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Adding DVR Functionality to Your Mac mini

The basic function of DVRs is to record TV digitally on your Mac mini and to schedule taping for later viewing without commercials and without the hassles of tapes. You can also burn video to DVDs for longer term storage. Some boxes have the "live pausing" feature found in TiVo.

You can also save money with a DVR box that plugs into your Mac compared to the stand-alone variety. Not only are Mac-based DVR boxes less expensive, but you also don't have to pay a subscription fee, as you do with TiVo and other similar devices. Fortunately, these DVR boxes are easy to install.

The parts of a DVR

To get television or digital video recorder functionality on your Mac mini, a DVR box must have the following elements and functions:

  • TV tuner: Accepts a signal from your TV cable or antenna and can distinguish among the channels. Watch out, though. You can find boxes that are only TV tuners, which, by themselves, don't give you the ability to record video.
  • Analog-to-digital converter (analog audio-in port): Converts the standard TV signals into a digital format that your Mac mini can record. This converter also lets you plug in analog video sources, such as a VCR.
  • Digital-to-analog converter (analog video out): Allows you to view the digital images on an analog TV or send them to a VCR.
  • Program guide: Lets you search for and find TV shows that you may want to view or record. Some DVR boxes include Mac mini software that accesses the Internet to get this information. You can also access program guides with a Web browser.
  • Software: Lets you control the system, change channels, pause, and do everything else you need to. All the hardware boxes come with software. The software features differ, however, and they differentiate the models more than anything else.

Comparing DVR boxes

The available DVR solutions vary in price and features. Here are some features that are common to the boxes:

  • The ability to play and record TV in a variety of digital formats.
  • The ability to schedule recording ahead of time.
  • The ability to use TitanTV to browse, search, and schedule recordings.
  • The ability to resize TV windows from small to full screen.

Some of the boxes can also pause and "rewind" live TV as you watch it, as well as let you skip ahead of commercials in live TV. (This is a big feature of the TiVo service, but here you get it without the monthly fee.) The boxes do this by buffering a few minutes of TV on the Mac mini hard drive as the feed comes in.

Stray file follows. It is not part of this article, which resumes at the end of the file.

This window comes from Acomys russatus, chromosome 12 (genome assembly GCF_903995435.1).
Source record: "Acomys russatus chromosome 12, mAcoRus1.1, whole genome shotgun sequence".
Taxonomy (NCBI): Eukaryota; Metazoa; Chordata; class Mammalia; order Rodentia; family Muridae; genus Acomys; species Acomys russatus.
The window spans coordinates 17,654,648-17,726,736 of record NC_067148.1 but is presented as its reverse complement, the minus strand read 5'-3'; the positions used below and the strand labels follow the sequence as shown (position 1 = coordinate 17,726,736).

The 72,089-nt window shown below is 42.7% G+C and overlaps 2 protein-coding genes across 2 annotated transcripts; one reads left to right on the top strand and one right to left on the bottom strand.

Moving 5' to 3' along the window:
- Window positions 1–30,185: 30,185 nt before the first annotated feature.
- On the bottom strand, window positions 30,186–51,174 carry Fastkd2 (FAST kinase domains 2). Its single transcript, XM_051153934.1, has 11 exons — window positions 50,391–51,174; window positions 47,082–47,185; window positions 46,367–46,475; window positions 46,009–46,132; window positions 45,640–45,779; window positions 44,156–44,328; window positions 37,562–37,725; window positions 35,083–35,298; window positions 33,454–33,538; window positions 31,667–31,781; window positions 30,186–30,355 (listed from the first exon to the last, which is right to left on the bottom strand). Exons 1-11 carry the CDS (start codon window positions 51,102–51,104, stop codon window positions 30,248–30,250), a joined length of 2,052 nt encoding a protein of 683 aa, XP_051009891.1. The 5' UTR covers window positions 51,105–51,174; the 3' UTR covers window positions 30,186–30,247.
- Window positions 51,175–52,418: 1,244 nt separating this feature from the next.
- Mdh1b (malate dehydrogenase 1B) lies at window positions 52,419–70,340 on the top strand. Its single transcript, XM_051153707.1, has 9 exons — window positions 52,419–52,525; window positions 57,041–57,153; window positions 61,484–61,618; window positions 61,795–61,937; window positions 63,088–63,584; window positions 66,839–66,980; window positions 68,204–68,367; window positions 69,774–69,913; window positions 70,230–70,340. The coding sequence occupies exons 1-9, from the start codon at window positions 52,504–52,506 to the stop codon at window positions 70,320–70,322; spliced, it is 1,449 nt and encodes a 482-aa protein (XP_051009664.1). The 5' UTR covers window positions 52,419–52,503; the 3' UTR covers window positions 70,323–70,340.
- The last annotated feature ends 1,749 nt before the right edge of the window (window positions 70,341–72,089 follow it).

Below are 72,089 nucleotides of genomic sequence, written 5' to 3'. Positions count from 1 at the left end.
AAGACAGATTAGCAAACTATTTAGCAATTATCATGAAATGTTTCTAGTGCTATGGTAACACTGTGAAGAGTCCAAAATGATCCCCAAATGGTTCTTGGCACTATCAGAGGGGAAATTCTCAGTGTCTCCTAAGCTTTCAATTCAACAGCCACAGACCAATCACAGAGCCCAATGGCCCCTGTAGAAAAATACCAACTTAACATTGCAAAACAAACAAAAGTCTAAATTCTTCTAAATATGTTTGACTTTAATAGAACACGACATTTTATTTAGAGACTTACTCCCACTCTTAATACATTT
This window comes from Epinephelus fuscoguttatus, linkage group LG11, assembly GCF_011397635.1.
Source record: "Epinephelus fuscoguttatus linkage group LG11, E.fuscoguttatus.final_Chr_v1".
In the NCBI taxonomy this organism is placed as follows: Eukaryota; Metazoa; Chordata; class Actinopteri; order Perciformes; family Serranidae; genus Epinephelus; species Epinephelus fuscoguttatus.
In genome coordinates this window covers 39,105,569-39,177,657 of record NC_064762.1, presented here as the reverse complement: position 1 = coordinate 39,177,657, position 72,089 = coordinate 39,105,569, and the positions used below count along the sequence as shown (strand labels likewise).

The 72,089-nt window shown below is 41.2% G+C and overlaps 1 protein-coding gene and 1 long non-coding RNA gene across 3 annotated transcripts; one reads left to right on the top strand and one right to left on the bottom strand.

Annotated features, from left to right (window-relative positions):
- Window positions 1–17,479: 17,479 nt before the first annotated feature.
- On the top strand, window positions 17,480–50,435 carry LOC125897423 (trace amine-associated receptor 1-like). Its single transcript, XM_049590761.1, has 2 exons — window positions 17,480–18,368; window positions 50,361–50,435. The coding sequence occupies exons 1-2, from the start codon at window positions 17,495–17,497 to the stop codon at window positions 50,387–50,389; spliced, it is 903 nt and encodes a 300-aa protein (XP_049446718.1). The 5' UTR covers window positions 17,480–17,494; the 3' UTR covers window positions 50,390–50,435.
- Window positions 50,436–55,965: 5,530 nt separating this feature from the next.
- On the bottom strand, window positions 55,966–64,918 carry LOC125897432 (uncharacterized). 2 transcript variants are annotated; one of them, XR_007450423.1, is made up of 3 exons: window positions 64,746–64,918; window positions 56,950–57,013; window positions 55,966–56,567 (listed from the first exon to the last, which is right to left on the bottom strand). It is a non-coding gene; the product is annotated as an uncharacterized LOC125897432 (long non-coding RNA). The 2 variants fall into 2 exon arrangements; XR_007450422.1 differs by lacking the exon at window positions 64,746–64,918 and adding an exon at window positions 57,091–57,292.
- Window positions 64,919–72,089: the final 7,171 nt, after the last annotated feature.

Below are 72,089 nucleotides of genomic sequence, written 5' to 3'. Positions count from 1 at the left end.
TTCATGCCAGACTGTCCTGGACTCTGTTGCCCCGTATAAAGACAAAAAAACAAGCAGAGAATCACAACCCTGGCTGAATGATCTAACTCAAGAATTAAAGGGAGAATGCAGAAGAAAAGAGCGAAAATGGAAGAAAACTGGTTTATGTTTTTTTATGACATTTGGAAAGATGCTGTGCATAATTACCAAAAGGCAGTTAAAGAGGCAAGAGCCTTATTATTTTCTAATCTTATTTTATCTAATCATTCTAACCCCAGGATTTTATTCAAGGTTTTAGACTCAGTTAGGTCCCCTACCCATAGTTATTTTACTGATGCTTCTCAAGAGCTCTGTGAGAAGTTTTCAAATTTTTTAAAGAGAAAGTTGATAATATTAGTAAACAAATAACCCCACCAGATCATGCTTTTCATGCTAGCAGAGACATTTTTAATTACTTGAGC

Some of the boxes also come with a remote to control the device.

Here's a quick tour of three DVR boxes for the Mac mini:

  • Miglia EvolutionTV: The Miglia EvolutionTV ( Miglia) is the least expensive and nicest-looking box. The picture quality tends to be better than that of the EyeTV. Like the others, the EvolutionTV can record in MPEG-2 (DVD-quality) format and MPEG-4 (used by iMovie) format, but it is the only DVR box so far that can record in DivX format.
    Although the software offers the simplest interface of the three DVR boxes described here, it isn't always obvious as to how to do something.
    On the plus side, EvolutionTV has the convenient and unique ability to use iCal for scheduling. However, the biggest deficiency of the EvolutionTV is that it doesn't let you pause live broadcasts.
  • Formac Studio TVR: Formac Studio TVR ( Formac) is a FireWire DVR device. It also includes an extra FireWire port for connection to another FireWire device, such as a digital camcorder. The Studio TVR doubles as a full-fledged video-capture device for converting your analog videotapes to digital, with a variety of analog video input and output ports, include coax, RCA (composite), and S-Video.
    Images are crisp and sharp, even when displayed at full screen, and the software is full-featured. The Studio TVR software also gives you complete flexibility regarding the size of the TV window.
    Like EyeTV, the Formac Studio TVR software offers a live-pause feature by keeping a buffer of the TV feed You can also record shows on the fly or via a schedule and export recorded shows as a QuickTime file.
    You can also do a lot of this video editing with iMovie, because the Studio DVR software is integrated with Apple's video editor. The Studio TVR software includes an add-on to iMovie called the iMovie Remote Control, which allows you to select TV channels and video sources directly in iMovie, where you can watch, record, and edit TV directly.
    On the downside, the Formac Studio TVR doesn't come with a remote. The Keyspan Express Remote does work with it, however.
  • Elgato Systems EyeTV 200: Elgato offers a whole set of EyeTV models, but at this point, the EyeTV 200 is the most flexible of the company's offerings. It is also the most expensive of the three DVR boxes described here. (The original EyeTV is the weakest of the three here —you don't want it.)
    Like the Formac box, EyeTV 200 connects to the Mac with FireWire, which means it doesn't need a power cable. It supports coaxial video, composite video, and S-Video-in and comes with a full-sized remote.
    The software has a clear user interface and a solid set of features. Like the Formac, EyeTV 200 can pause live TV, and rewind and fast-forward, through the use of a buffer. The scheduler can wake up the Mac mini from sleep mode to record a program. Unlike the Miglia EvolutionTV, EyeTV 200 doesn't support DivX.

Keep in mind that with future upgrades, manufacturers can add features that aren't currently included. Check the manufacturers' Web sites before you make a buying decision.

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